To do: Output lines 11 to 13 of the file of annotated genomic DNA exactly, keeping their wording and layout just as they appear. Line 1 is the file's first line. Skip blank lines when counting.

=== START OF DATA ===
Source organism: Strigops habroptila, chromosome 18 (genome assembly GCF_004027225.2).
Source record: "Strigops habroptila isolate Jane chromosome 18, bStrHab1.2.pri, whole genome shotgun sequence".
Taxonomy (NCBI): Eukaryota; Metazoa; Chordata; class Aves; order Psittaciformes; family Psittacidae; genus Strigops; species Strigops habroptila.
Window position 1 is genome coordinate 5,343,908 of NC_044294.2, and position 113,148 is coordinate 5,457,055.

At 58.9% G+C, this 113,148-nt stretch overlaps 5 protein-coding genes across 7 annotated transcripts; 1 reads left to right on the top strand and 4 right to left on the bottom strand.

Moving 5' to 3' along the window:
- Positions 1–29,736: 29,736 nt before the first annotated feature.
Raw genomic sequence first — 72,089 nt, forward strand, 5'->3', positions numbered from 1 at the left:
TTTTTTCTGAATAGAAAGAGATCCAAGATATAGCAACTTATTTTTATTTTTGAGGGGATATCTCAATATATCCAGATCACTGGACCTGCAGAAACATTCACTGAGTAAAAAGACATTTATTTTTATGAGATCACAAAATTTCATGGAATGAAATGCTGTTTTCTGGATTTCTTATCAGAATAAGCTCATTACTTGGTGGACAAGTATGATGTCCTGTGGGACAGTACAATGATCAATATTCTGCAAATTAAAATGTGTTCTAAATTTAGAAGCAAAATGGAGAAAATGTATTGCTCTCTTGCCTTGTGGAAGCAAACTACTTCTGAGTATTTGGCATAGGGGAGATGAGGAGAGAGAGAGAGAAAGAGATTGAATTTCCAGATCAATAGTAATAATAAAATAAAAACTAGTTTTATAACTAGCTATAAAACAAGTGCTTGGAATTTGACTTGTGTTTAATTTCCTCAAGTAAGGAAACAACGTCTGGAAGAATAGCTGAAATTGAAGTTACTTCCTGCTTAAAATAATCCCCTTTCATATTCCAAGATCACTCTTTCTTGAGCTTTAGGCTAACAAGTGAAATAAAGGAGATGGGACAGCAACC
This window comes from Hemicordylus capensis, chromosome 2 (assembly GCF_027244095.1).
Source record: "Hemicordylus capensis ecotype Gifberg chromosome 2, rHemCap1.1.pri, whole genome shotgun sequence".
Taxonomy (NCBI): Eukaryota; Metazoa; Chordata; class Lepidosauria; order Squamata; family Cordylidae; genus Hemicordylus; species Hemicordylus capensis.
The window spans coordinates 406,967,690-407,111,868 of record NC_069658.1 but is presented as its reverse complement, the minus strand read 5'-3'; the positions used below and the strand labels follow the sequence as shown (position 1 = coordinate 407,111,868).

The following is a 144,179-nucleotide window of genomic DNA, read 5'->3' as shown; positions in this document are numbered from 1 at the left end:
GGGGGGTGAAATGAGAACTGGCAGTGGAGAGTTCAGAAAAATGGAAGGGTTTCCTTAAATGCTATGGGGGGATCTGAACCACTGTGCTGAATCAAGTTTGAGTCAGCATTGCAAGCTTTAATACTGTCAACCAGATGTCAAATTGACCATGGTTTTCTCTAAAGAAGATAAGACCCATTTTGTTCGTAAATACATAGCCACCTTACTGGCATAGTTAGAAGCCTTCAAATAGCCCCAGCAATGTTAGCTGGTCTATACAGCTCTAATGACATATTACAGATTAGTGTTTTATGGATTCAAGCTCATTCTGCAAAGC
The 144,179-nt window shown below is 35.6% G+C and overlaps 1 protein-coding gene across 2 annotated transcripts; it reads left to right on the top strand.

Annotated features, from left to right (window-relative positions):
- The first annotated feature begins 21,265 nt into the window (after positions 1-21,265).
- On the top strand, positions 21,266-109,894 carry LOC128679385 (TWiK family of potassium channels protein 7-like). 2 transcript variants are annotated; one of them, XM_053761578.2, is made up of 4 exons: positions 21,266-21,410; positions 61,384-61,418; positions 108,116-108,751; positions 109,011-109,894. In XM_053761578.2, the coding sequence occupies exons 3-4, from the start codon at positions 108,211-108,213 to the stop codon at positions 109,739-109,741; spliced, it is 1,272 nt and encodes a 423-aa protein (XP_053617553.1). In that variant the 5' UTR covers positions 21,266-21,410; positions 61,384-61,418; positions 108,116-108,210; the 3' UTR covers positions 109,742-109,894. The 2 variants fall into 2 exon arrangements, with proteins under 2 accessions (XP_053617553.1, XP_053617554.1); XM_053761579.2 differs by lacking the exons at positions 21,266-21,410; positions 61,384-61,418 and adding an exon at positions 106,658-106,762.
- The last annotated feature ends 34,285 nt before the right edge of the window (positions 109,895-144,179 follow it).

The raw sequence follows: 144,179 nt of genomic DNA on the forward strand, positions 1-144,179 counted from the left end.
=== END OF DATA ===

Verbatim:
Source record: "Hemicordylus capensis ecotype Gifberg chromosome 2, rHemCap1.1.pri, whole genome shotgun sequence".
Taxonomy (NCBI): Eukaryota; Metazoa; Chordata; class Lepidosauria; order Squamata; family Cordylidae; genus Hemicordylus; species Hemicordylus capensis.
The window spans coordinates 406,967,690-407,111,868 of record NC_069658.1 but is presented as its reverse complement, the minus strand read 5'-3'; the positions used below and the strand labels follow the sequence as shown (position 1 = coordinate 407,111,868).